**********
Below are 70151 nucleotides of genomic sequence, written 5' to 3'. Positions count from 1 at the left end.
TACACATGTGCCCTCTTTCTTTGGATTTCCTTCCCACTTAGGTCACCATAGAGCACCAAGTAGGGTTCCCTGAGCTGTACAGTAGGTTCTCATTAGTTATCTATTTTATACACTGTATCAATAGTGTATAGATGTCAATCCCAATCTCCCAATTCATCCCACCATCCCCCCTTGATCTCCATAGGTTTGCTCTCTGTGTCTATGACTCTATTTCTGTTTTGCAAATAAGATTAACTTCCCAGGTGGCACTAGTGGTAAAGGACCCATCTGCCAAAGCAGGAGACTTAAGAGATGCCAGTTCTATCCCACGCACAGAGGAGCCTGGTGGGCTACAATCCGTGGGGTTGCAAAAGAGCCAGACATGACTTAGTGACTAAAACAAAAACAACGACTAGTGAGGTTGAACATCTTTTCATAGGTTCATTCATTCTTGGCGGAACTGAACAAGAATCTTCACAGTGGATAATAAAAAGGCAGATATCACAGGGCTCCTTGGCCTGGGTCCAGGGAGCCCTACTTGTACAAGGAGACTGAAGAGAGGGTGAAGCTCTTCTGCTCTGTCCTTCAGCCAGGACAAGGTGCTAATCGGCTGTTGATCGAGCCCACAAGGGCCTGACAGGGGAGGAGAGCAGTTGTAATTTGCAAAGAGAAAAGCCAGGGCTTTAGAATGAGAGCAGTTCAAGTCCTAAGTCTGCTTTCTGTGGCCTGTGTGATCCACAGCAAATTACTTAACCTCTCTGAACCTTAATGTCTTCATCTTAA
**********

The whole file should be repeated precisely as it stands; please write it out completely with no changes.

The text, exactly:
Below are 70151 nucleotides of genomic sequence, written 5' to 3'. Positions count from 1 at the left end.
TACACATGTGCCCTCTTTCTTTGGATTTCCTTCCCACTTAGGTCACCATAGAGCACCAAGTAGGGTTCCCTGAGCTGTACAGTAGGTTCTCATTAGTTATCTATTTTATACACTGTATCAATAGTGTATAGATGTCAATCCCAATCTCCCAATTCATCCCACCATCCCCCCTTGATCTCCATAGGTTTGCTCTCTGTGTCTATGACTCTATTTCTGTTTTGCAAATAAGATTAACTTCCCAGGTGGCACTAGTGGTAAAGGACCCATCTGCCAAAGCAGGAGACTTAAGAGATGCCAGTTCTATCCCACGCACAGAGGAGCCTGGTGGGCTACAATCCGTGGGGTTGCAAAAGAGCCAGACATGACTTAGTGACTAAAACAAAAACAACGACTAGTGAGGTTGAACATCTTTTCATAGGTTCATTCATTCTTGGCGGAACTGAACAAGAATCTTCACAGTGGATAATAAAAAGGCAGATATCACAGGGCTCCTTGGCCTGGGTCCAGGGAGCCCTACTTGTACAAGGAGACTGAAGAGAGGGTGAAGCTCTTCTGCTCTGTCCTTCAGCCAGGACAAGGTGCTAATCGGCTGTTGATCGAGCCCACAAGGGCCTGACAGGGGAGGAGAGCAGTTGTAATTTGCAAAGAGAAAAGCCAGGGCTTTAGAATGAGAGCAGTTCAAGTCCTAAGTCTGCTTTCTGTGGCCTGTGTGATCCACAGCAAATTACTTAACCTCTCTGAACCTTAATGTCTTCATCTTAA